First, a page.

On Phantoms… Marie O\’Regan

Spread the love

\"\"I’ve long been fascinated by ghost stories – I think I read my first such tale when I was nine, and have been engrossed by them ever since. Although I’m a huge fan of horror fiction in general, I have a real soft spot for a well-written ghost story, whether it’s a classic tale such as Edith Wharton’s Afterward or the rather more terrifying God Grant That She Lye Still by Lady Cynthia Asquith, or a more modern story such as Susan Hill’s The Woman in Black (which might be a period piece, but was only written in 1986) or The Small Hand, a ghost story invokes a special kind of emotion on being read. There’s a sense of melancholy, of yearning, what M.R. James called ‘a pleasing terror’ – and of course the delicious chill that trips its fingers up the spine when reading.

All of this made my choosing ghost stories as the subject of my first solo foray into editing an anthology a foregone conclusion, and I was delighted when Constable and Robinson allowed me to do so (I also co-edited The Mammoth Book of Body Horror for them, alongside my husband and general partner-in-crime, Paul Kane; having co-edited our first anthology for Simon and Schuster, Hellbound Hearts). That anthology was a mixture of classic ghost stories such as the above-mentioned Afterward and God Grant She Lye Still as well as contemporary ones written by such wonderfully talented women as Muriel Gray, Kelley Armstrong, Lisa Tuttle, Lilith Saintcrow, Nina Allan and many more. I chose to limit the stories to those written by women to address the many comments and articles I was seeing at that time to the effect that women aren’t represented in horror. That there aren’t many female horror writers – certainly few are any good.

Nothing could be further from the truth! From Mary Shelley’s Frankenstein to today’s novels by Anne Rice, Caitlìn R. Kiernan, Lilith Saintcrow, Lisa Tuttle and many, many more, women have always been part of the horror genre, and I have no doubt that that will continue.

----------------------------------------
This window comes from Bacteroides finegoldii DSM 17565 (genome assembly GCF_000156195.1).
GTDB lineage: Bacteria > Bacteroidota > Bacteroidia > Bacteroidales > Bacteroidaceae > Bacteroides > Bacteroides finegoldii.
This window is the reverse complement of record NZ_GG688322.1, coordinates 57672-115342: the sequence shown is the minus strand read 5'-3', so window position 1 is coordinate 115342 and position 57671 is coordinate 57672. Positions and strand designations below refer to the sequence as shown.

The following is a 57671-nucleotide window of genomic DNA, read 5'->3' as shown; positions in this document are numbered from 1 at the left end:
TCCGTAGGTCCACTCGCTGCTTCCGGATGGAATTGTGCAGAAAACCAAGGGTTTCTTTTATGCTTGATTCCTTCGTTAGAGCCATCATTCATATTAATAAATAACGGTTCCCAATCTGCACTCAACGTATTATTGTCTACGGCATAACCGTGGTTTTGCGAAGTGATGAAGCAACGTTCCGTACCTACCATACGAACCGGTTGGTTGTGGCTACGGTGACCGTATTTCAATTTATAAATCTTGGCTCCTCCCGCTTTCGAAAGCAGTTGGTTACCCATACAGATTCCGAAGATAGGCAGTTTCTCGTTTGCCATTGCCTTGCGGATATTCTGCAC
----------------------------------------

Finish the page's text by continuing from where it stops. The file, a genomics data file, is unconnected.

With that in mind, The Mammoth Book of Ghost Stories by Women was published in 2012, and did very well indeed; garnering a British Fantasy Award nomination for Best Anthology as well as excellent reviews.

Paul and I have worked together on other anthologies since, of course – A Carnivàle of Horror: Dark Tales from the Fairground, as well as some projects yet to be seen – but I found myself wanting to do another anthology of ghost stories. Anthologies are difficult to sell to publishers, largely because they don’t tend to sell in as large a quantity as novels, making them more of a risk for a publisher to take on. And so I tried without success to find another home for a second volume of ghost stories.


Luckily for me, Titan Books were willing to give me that chance, and so Phantoms is due for release in the UK/US on 9th October. This book is slightly different to my first anthology in that it contains no ‘classic’ ghost stories, only tales from contemporary authors – and I was lucky enough to be able to enlist the help of some of the top authors working in the horror genre today in putting this anthology together. There are eighteen stories: fourteen original to this volume, and four stories I asked to reprint from authors whose work I love and hold in great esteem – John Connolly’s evocative and heartbreaking A Haunting, Joe Hill’s wonderful 20th Century Ghost, Muriel Gray’s Front Row Rider which I first published in The Mammoth Book of Ghost Stories by Women and Paul Tremblay’s entertaining ‘choose your own ending’ ghost story: A Haunted House is a Wheel Upon Which Some Are Broken.